The Master Builders Association (MBA) North says that the continuing trend of main contractors delaying payment of their sub-contractors – or defaulting altogether – is a symptom of the deteriorating health of the construction industry. The MBA is calling on industry players to enter into a dialogue to address the issue or risk more job losses and bankruptcies.
MBA North received input from three of its members that throws light on what the impacts are and how to solve the issues.
According to Nico Maas of Gauteng Piling, a member of the MBA North, his company has seen a steady increase in non-payment by principal contractors over the past seven years. “Because of non-payment, my company has lost approximately R9 million in profits and has outstanding debts of R11-million at this point. We’re a small company with 22 permanent employees – our very survival is threatened.”
Yellow Dot Coatings’ Christo van der Merwe adds that while non-payment by principal contractors and clients has increased, the company still has to pay its labourers monthly and its suppliers on 30 days.
An anonymous sub-contractor also broadly confirmed these points, saying that sub-contractors find themselves stuck in the middle with no guarantee when to expect payment by principle contractors, but still paying suppliers within the payment terms.
Respondents say that the main reasons for this problem can be traced back to a payment culture in which the odds are stacked against sub-contractors:
Incorrect budgeting and costing.
The retention of payments until the whole project is completed can mean that sub-contractors do not get paid for years – without even earning interest on outstanding fees.
Principal contractors retain monies due to sub-contractors for spurious reasons, or to make up the shortfall from non-payment of previous contracts. Government entities are particularly guilty of non-payment.
Payments are delayed regularly, or post-dated cheques are issued.
Contracts stipulate that sub-contractors will only be paid once principal contractors are paid by the client.
Principal contractors go into liquidation which effectively means that debts owing to sub-contractors are cancelled.
Sub-contractors have no access to the professional teams that certify work completed and authorise payment.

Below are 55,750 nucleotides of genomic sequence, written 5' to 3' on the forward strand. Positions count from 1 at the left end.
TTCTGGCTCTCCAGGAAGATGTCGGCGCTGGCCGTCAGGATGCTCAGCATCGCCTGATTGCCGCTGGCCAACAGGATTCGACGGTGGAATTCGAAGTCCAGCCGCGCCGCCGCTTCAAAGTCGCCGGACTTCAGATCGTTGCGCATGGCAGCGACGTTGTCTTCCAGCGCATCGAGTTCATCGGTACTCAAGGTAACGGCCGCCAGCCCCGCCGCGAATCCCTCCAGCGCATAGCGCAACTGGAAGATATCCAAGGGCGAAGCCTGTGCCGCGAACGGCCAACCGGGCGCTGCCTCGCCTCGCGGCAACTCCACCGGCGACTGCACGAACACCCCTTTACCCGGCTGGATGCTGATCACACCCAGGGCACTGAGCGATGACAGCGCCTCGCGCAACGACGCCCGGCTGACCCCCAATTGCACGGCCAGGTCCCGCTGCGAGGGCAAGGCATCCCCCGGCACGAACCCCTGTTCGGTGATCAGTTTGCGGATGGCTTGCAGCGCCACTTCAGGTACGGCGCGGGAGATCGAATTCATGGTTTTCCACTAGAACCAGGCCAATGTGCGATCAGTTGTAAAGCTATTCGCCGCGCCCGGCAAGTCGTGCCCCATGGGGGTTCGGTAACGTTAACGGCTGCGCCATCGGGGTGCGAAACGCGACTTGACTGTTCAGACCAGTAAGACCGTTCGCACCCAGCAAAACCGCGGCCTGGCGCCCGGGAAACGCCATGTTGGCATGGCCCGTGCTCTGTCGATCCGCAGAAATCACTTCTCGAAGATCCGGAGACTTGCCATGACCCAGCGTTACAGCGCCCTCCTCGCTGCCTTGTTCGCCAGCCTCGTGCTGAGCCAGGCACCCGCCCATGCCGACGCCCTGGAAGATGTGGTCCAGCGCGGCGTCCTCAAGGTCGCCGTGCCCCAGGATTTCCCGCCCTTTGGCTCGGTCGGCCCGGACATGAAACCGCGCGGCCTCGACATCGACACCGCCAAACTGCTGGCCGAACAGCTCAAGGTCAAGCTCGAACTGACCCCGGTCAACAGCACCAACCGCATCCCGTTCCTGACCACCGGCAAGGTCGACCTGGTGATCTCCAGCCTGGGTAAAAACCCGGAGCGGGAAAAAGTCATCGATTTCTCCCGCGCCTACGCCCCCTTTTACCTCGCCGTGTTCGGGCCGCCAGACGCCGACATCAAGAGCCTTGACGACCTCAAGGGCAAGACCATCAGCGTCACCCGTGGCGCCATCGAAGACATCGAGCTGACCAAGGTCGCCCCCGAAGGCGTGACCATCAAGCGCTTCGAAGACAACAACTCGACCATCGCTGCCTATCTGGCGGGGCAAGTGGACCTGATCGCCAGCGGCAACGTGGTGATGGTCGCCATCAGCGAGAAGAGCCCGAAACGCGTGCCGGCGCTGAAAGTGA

It is clear that contractors have to be much more savvy when deciding whether to enter into a contract at all – they must conduct due diligence on prospective clients. They must also insist on a contract that is fair to them, and that contains clear and inexpensive provisions for dispute resolution. Sub-contractors should invest in specialised insurance and legal advice to help sub-contractors take the right steps to maximise their chances of getting paid and, crucially, protecting their all-important cash flow.
Both Maas and Van der Merwe believe that a solution could be for project funds to be held in a trust or project-specific account so that they can be quickly released once each project phase is certified complete by an independent third party.
“I also believe that sub-contractors should be preferential creditors when a company is liquidated”, adds Maas
MBA North’s Enwee Human points out that smaller companies cannot grow their businesses and may even be contracting if they are consistently not paid. Most unfair of all, the most poorly paid workers are affected most as their jobs are the first to go and they do not have the resources to withstand delayed payments.
“We need to sit down as an industry and work out strategies to solve these challenges. It is to nobody’s benefit if companies, big or large, are hamstrung – the country will not get the infrastructure it needs and we will not create jobs. Our industry is in trouble, and we must take action.”